Hertz Global Holdings Inc., fresh off a blockbuster order for 100,000 Teslas, reached an exclusive agreement to supply Uber drivers with electric vehicles and signed up Carvana Co. to dispose of rental cars it no longer wants.
Taken together, the deals represent a trifecta of aggressive and innovative initiatives with the potential to upend the car-rental business and hasten the transition to greener fuel sources. The car order on Monday, the largest-ever for EVs at $4.2 billion, was such as watershed moment that it propelled Tesla Inc.’s valuation past $1 trillion.
Just as surprising: The company behind it all is barely out of bankruptcy. Only 17 months ago, with the Covid-19 pandemic raging, Estero, Florida-based Hertz was so troubled and its future so uncertain that it was forced to seek protection from creditors. Now, under the control of hedge fund and private-equity owners, Hertz is leaning on mobile technology and digitization to transform a stodgy industry known for uninspiring cars and poor customer experiences.
Under the agreement with Uber Technologies Inc., drivers for the ride-hailing giant who previously had to provide and maintain their own EVs will, starting Nov. 1, be able to rent a Tesla from Hertz instead. It’s an alternative to buying or leasing and, according to Hertz, will be cheaper than either.
“Now is the time to drive a green recovery from the pandemic,” Dara Khosrowshahi, chief executive officer of San Francisco-based Uber, said in a joint statement with Hertz.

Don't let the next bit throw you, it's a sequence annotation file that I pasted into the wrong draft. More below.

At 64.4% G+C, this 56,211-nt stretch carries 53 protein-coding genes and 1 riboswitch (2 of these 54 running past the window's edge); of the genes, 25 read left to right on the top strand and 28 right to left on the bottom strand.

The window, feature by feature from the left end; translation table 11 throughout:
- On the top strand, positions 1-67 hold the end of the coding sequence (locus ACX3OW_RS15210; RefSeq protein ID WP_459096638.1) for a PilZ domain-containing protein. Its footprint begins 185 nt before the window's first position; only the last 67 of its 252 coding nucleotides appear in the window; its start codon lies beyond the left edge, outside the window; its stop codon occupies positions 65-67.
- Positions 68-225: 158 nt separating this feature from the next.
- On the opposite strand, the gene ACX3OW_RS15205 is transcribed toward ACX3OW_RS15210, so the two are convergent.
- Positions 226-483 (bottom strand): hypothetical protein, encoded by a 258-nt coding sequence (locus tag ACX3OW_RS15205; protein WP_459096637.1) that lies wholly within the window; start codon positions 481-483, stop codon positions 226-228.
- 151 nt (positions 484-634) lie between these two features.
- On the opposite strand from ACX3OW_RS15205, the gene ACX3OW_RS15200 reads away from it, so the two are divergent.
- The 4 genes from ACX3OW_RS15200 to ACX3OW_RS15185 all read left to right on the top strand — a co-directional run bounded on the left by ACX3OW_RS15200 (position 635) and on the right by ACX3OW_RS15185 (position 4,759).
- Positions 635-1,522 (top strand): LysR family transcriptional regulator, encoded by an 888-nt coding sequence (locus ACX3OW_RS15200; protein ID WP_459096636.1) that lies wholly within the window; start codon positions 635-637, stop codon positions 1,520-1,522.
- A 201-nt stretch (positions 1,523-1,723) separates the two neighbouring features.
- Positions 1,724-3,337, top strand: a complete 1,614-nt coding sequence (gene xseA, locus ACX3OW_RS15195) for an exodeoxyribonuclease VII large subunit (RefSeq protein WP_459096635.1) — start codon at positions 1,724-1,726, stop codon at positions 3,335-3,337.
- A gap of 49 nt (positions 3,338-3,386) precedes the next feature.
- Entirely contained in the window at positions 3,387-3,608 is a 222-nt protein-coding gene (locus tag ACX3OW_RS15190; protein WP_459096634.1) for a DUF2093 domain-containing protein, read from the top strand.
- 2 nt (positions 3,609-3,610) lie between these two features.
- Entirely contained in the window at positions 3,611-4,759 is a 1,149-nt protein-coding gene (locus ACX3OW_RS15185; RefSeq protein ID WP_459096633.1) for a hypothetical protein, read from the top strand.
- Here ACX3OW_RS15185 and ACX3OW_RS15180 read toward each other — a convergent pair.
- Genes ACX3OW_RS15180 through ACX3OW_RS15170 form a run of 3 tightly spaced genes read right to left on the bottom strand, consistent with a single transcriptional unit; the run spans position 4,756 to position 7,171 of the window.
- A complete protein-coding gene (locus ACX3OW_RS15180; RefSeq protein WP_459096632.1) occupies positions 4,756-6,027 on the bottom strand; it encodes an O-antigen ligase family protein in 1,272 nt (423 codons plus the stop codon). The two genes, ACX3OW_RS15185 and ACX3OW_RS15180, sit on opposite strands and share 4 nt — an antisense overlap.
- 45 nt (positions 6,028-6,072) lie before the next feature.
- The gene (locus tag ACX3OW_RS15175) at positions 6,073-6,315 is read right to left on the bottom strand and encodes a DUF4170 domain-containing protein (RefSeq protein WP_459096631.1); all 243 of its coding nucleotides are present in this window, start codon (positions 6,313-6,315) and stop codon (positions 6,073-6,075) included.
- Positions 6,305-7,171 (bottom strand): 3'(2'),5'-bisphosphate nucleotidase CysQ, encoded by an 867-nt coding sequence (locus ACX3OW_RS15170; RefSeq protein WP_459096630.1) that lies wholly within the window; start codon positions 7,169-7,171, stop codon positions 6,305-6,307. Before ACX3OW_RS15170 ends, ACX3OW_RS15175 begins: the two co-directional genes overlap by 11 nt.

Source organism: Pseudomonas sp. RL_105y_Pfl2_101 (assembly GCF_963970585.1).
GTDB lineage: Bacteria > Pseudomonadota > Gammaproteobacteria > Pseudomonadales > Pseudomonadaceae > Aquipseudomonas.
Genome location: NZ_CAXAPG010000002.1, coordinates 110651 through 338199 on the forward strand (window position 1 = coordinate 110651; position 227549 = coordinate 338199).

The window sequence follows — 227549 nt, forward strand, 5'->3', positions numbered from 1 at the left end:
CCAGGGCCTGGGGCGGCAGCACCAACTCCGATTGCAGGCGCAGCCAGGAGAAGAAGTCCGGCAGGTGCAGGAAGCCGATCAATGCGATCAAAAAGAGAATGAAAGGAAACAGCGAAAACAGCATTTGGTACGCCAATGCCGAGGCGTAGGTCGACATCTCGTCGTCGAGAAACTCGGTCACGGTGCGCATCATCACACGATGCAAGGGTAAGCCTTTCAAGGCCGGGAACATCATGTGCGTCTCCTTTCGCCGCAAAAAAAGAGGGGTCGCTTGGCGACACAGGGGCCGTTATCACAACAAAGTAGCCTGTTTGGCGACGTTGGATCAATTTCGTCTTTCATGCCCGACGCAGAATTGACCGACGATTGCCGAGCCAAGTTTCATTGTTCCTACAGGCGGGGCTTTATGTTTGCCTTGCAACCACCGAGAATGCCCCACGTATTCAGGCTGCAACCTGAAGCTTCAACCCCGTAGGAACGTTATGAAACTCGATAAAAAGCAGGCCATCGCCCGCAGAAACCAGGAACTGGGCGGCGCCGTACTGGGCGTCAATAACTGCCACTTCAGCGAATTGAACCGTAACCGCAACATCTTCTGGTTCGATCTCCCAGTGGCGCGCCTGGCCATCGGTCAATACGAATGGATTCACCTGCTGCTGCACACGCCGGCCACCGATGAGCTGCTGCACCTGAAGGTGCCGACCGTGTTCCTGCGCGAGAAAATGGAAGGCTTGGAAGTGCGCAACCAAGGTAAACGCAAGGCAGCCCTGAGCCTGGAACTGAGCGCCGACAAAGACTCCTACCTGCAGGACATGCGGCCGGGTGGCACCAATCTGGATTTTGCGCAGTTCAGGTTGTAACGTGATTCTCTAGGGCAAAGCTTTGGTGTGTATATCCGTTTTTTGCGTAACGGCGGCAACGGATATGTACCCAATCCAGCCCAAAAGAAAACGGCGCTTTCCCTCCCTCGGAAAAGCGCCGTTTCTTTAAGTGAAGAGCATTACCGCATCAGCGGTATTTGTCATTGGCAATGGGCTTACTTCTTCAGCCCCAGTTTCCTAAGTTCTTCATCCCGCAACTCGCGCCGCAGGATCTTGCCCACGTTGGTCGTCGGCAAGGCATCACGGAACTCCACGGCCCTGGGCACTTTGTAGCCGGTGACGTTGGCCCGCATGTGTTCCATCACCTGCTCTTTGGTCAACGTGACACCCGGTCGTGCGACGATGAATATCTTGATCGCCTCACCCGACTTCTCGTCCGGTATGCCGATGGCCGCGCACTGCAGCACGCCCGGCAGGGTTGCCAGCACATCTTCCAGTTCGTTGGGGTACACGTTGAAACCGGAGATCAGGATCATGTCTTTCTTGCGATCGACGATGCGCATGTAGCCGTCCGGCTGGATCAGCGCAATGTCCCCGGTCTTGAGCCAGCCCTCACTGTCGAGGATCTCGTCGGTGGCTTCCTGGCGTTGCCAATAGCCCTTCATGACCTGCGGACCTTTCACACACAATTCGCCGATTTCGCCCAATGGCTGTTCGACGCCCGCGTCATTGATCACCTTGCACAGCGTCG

Partnering with Uber and Phoenix-based Carvana addresses two key weaknesses in the rental business: asset-utilization — how actively a car is rented out; and resale recovery — how much of the purchase price is recouped when the car is sold. By opening part of its EV fleet to ride-hailing, Hertz is aiming to maximize revenue per vehicle and improve profit margins.
Through the new deal with Carvana, one of the two biggest online car marketplaces, Hertz hopes to eliminate the discounting necessary when selling vehicles from its fleet through dealers and wholesalers. Consumers will be able to buy directly and pick up cars as soon as the following day. Carvana, home of the car vending machine, earns a commission.
Under the Uber agreement, drivers will pay a preferred weekly rate for unlimited miles in the Hertz EVs, plus expenses for recharging and incidental damage. Hertz, as with all rentals, covers or absorbs the cost of financing, basic maintenance, insurance and depreciation. Uber is offering drivers a zero-emissions incentive of $1 a ride for using EVs and 50 cents for every rider who chooses to go green.
Hertz has been renting to Uber drivers since 2016. Its new agreement builds on that program, adding at least 50,000 Teslas to the pool of available vehicles by 2023. The new EVs will be available first in Los Angeles, San Francisco, San Diego and Washington, D.C., with a nationwide rollout to follow in coming weeks.
Knighthead Capital Management, a distressed debt hedge fund, and Certares Management, a buyout firm specializing in travel, won the bankruptcy auction for Hertz with a $6 billion bid. The initiatives they’ve announced come ahead of a relisting of Hertz shares on the Nasdaq Stock Market.
Early indications are the strategy is paying off. Hertz’s market valuation, based on over-the-counter trading, jumped about $1.2 billion Monday after it announced its deal with Tesla, and stood at $12.9 billion as of Tuesday’s close.
Uber shares have fallen 9.8% this year, closing Tuesday at $46.02, while Carvana has climbed 22% to $291.56.
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